You want your employees to be able to work in a comfortable, non-threatening environment. But whether through deliberate malice or ignorance, employees who harass others can quickly make a once-welcoming workplace feel threatening and even dangerous, as well as put the organization at legal risk.
Topics: Preventing Harassment
Imagine your customers flicking the switch on in their homes, expecting the lights to turn on. When they don’t, they check the circuit breaker, but even that doesn’t work. Using their cell phone, they call you, the energy provider, and a person at the Helpdesk assures the customer that your facility is working on the problem, but your customer still sits in the dark… for a full day.
Such was the situation that eclipsed the Northeastern U.S. in 2003, leaving 50 million energy customers nationwide without power and, for some, without running water for up to two days. In response to this massive blackout 12 years ago, the Federal Energy Regulatory Commission (FERC) has since more closely monitored energy projects and several facets of energy sales to prevent similar situations that could disrupt the flow of energy to consumers.
Even with FERC taking a more proactive approach by implementing new standards and policies to prevent situations that could disrupt the flow of energy to the grid, there is still the possibility that there will be threats. Just a couple years ago, intruders breached the Metcalf substation in California. After cutting the fencing, the intruders stole construction equipment being used for security upgrades; however, despite the severity of the attack, Metcalf did not report the intrusion until five hours later. Only a year before, gunmen attacked the facility and in a move that nearly caused Silicon Valley, the U.S. technology hub, to lose power they shot out 17 transformers. In that earlier attack, the facility was out of service for a month. And both of these recent events demonstrated that energy facilities could still do more to protect the grid.
Anti-Harassment: Preventing discrimination is vital for today’s diverse workplaces.
Harassment and discrimination in the workplace is a complex issue for organizations to manage effectively.
“We have gone from punishing behavior that is objectively wrong to that which is subjectively offensive,” according to women’s business issues writer Elizabeth Larson.
As such, cases of harassment and discrimination suits have become increasingly common, and high-profile and expensive lawsuits have been filed against private companies, non-profit organizations, and the government alike. Though many businesses would like to think they are immune from the possibility of being sued for inappropriate conduct, harassment can affect anyone. And we are all responsible for acknowledging and preventing harassment and discrimination in the workplace.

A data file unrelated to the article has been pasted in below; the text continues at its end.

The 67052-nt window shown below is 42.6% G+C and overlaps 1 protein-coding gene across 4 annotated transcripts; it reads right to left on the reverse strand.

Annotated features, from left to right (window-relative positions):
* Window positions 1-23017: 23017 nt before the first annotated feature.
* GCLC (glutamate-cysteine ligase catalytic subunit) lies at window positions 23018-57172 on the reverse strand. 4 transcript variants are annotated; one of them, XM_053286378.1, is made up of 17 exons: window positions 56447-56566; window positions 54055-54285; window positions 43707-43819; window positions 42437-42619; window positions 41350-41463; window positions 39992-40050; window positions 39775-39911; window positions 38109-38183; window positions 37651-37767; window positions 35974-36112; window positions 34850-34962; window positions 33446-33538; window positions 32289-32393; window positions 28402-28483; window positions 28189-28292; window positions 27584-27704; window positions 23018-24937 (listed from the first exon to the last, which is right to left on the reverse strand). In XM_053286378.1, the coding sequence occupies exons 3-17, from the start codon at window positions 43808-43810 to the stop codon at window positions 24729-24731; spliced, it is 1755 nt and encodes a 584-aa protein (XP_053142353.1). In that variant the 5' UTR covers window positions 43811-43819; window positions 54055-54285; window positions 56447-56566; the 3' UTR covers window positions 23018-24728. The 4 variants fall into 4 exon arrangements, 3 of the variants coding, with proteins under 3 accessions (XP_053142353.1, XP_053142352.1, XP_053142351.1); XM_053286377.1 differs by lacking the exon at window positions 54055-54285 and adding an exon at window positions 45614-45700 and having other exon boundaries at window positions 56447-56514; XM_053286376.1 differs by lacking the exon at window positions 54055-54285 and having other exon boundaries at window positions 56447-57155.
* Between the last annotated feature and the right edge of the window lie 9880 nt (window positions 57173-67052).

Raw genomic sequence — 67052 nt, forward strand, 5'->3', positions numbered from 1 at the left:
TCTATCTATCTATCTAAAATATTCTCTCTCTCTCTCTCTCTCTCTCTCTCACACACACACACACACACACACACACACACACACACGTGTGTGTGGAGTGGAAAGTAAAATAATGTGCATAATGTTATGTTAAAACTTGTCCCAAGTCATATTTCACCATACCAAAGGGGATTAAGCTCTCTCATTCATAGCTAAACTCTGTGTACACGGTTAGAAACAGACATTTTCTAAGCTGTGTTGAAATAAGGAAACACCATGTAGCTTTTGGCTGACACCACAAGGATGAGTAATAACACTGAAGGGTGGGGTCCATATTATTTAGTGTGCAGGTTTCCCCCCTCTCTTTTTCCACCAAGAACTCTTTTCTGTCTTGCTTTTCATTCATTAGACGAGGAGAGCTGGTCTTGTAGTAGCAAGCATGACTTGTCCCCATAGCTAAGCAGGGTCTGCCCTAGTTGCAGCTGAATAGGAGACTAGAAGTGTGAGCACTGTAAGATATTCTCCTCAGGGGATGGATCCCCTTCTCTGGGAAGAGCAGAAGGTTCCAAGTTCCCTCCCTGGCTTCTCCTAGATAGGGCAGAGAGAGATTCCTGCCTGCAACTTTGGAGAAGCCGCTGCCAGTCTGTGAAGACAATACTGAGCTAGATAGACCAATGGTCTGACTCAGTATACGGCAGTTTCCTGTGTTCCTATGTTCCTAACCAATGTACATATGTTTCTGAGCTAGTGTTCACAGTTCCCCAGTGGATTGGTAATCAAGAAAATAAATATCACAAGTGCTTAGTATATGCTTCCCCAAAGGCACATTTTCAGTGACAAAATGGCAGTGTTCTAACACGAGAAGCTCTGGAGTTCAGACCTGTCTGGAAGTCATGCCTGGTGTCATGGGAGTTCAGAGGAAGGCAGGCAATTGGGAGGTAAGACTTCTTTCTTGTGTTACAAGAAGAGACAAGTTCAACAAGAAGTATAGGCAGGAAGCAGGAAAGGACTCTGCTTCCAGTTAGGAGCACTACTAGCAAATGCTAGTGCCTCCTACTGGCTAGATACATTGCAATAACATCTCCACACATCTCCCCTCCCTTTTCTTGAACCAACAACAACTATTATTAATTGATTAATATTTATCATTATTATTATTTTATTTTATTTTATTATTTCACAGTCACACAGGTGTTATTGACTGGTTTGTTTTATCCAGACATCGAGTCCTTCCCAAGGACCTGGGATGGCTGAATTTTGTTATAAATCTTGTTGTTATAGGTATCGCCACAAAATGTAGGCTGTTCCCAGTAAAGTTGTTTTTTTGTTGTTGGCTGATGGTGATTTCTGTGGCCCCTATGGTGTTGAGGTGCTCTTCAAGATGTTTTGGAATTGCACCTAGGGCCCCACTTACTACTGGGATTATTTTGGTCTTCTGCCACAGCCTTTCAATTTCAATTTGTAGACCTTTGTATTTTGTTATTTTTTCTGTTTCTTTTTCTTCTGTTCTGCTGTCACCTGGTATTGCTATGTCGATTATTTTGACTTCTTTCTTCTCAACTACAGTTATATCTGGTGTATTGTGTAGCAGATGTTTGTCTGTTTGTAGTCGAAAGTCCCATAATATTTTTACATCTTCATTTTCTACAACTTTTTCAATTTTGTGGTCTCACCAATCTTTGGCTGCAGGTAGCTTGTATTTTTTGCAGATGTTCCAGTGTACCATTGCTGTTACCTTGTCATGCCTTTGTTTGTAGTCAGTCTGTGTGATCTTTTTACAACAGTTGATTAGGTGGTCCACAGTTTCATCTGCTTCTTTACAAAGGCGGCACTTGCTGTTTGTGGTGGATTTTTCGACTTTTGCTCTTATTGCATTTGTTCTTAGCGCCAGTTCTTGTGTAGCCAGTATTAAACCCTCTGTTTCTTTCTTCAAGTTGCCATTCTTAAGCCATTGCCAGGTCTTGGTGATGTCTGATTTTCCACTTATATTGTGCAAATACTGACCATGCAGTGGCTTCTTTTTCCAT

Many executives often believe that an organization’s trademark and logotype not only represents their brand, but is the brand.
However, while a brand may be powerfully represented by its graphic identity, an organization’s brand is far more than a logo. A brand is a promise to the consumer, a promise to fulfill a need by providing either a good or service.
But because many different brands offer the same products and services, it is the unique mix of an organization’s tangible and intangible values that a customer will consider when selecting a product or service.
These values make up the cornerstone of a company’s brand and set an organization apart. Think for a moment: though many retailers sell food or coffee or clothing, you probably have a place that you visit most often. Maybe it’s because the coffee house uses a secret recipe, or maybe it’s because the clothing is inexpensive but trendy, or because the food is locally sourced, but we all let a company’s values guide our purchasing habits.
For this reason, it is important to recognize your company’s own values and communicate them to your associates, your stakeholders, and your customers every opportunity that you get. Doing so will not only clarify and amplify the culture that your customers experience, but will carve out a deeper niche for your company within the market. By aligning your values with your customer, you will get their buy-in.
Is your retail service experience delivering on your brand promise?
Great retail brands are rare. For every remarkable experience, there are dozens of forgettable or (even worse) regrettable ones. Creating memorable retail service requires every operational touchpoint within a company be aligned to deliver the desired customer experience and brand promise.
Think of the many points of interaction associated with retail service. Signage, lighting, music, merchandise, flow, and interactivity are a few of the many elements that when carefully designed and controlled can create a phenomenal customer experience. However, there is one element that is often less predictable—your staff.
Topics: Learning Management System (LMS)